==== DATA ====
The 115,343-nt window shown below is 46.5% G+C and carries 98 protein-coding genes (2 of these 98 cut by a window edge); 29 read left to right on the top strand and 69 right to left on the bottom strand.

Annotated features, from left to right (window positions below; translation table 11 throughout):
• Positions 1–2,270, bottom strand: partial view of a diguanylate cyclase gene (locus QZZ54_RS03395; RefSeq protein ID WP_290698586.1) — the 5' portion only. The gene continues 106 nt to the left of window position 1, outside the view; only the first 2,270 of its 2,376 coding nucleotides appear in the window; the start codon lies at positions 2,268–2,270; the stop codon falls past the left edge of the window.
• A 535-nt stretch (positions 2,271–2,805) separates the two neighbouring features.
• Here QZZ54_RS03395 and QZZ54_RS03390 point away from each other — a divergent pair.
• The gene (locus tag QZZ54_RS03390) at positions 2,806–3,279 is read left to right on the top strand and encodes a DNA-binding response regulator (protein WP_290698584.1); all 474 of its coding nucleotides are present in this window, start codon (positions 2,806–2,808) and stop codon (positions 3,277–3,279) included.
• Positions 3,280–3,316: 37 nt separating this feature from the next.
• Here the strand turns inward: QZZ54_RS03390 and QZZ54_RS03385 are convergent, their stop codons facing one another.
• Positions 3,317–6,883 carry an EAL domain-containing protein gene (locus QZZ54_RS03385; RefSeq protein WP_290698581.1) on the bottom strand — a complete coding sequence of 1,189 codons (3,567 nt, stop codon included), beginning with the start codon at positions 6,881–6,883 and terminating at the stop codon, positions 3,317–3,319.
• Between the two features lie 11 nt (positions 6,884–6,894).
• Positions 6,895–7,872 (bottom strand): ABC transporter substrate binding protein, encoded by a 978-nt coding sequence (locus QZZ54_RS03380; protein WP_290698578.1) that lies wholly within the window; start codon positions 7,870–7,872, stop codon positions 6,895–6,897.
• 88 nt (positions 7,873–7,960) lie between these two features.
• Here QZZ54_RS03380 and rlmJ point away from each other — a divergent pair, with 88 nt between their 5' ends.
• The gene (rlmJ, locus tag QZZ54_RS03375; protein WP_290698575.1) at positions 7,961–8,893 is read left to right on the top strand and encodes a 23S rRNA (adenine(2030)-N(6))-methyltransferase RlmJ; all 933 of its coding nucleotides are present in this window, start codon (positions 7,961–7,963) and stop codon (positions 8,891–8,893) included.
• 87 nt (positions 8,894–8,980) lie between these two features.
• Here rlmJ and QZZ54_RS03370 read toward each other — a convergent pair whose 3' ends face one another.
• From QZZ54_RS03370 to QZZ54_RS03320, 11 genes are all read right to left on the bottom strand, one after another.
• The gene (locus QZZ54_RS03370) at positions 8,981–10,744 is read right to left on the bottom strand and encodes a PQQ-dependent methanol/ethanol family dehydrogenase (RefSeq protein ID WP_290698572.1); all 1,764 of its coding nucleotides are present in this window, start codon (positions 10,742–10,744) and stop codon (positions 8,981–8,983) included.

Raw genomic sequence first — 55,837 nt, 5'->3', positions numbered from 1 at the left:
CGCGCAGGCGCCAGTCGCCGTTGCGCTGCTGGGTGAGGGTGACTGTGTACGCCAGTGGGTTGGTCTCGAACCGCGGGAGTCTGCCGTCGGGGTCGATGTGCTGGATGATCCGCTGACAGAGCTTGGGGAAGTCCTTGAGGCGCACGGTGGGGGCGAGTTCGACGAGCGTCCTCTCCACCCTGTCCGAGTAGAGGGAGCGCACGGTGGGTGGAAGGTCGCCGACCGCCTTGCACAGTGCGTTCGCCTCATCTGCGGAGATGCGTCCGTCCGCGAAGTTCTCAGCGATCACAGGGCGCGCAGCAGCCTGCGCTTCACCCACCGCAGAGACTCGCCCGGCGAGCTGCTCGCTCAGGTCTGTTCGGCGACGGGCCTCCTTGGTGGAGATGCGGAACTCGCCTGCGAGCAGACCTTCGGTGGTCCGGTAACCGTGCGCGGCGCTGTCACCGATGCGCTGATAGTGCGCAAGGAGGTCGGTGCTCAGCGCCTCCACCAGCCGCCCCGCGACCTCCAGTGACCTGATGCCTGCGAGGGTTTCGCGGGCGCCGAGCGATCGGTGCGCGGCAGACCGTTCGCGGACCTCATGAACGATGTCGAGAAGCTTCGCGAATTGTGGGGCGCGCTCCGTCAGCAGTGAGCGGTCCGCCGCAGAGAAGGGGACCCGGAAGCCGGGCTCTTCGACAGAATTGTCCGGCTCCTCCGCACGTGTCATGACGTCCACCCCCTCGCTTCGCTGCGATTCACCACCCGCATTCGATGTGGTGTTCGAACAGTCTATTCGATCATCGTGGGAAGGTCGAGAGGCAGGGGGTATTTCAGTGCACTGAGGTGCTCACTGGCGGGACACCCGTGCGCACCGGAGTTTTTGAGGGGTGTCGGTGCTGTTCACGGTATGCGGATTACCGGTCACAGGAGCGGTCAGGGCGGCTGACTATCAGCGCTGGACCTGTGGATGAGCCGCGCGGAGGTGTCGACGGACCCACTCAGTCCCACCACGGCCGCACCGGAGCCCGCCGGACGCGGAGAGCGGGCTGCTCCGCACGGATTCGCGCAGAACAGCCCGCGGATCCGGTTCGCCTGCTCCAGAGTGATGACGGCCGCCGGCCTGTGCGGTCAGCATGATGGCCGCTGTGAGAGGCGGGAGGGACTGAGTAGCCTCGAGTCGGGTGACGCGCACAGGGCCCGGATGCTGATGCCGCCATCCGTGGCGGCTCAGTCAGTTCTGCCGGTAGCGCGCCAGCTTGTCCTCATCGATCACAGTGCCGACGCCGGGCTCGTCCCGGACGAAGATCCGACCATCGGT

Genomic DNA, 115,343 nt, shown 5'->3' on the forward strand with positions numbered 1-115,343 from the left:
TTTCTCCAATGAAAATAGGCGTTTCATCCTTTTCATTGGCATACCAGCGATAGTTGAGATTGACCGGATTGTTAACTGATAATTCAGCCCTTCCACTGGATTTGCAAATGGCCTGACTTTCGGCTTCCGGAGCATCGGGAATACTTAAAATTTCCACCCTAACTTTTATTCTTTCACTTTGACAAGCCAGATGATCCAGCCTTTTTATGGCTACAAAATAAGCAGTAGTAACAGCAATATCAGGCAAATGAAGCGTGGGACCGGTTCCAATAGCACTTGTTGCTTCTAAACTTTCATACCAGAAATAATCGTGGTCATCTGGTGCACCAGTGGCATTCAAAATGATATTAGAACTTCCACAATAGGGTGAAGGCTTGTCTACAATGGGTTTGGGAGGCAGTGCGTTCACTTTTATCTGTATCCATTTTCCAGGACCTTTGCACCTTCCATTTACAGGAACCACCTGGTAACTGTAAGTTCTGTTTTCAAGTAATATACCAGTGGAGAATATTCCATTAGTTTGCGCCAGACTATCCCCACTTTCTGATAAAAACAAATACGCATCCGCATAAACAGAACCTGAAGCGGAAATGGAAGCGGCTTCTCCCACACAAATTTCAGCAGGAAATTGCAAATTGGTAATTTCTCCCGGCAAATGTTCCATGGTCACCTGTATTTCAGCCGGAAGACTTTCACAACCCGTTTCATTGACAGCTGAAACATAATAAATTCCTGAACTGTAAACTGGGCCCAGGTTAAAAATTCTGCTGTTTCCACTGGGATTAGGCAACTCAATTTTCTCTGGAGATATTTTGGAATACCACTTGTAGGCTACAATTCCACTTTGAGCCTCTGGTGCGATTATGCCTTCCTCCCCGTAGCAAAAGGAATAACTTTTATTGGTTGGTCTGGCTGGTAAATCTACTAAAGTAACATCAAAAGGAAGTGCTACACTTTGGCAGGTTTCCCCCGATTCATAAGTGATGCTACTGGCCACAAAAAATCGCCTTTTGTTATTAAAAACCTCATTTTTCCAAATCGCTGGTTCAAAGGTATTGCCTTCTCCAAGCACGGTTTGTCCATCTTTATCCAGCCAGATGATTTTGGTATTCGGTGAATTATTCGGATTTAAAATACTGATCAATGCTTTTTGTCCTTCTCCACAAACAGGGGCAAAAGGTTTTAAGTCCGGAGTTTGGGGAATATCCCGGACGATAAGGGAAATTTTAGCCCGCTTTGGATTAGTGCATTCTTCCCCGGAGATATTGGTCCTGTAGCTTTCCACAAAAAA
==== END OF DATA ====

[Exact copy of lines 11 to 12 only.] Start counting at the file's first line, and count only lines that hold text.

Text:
• Positions 6,895–7,872 (bottom strand): ABC transporter substrate binding protein, encoded by a 978-nt coding sequence (locus QZZ54_RS03380; protein WP_290698578.1) that lies wholly within the window; start codon positions 7,870–7,872, stop codon positions 6,895–6,897.
• 88 nt (positions 7,873–7,960) lie between these two features.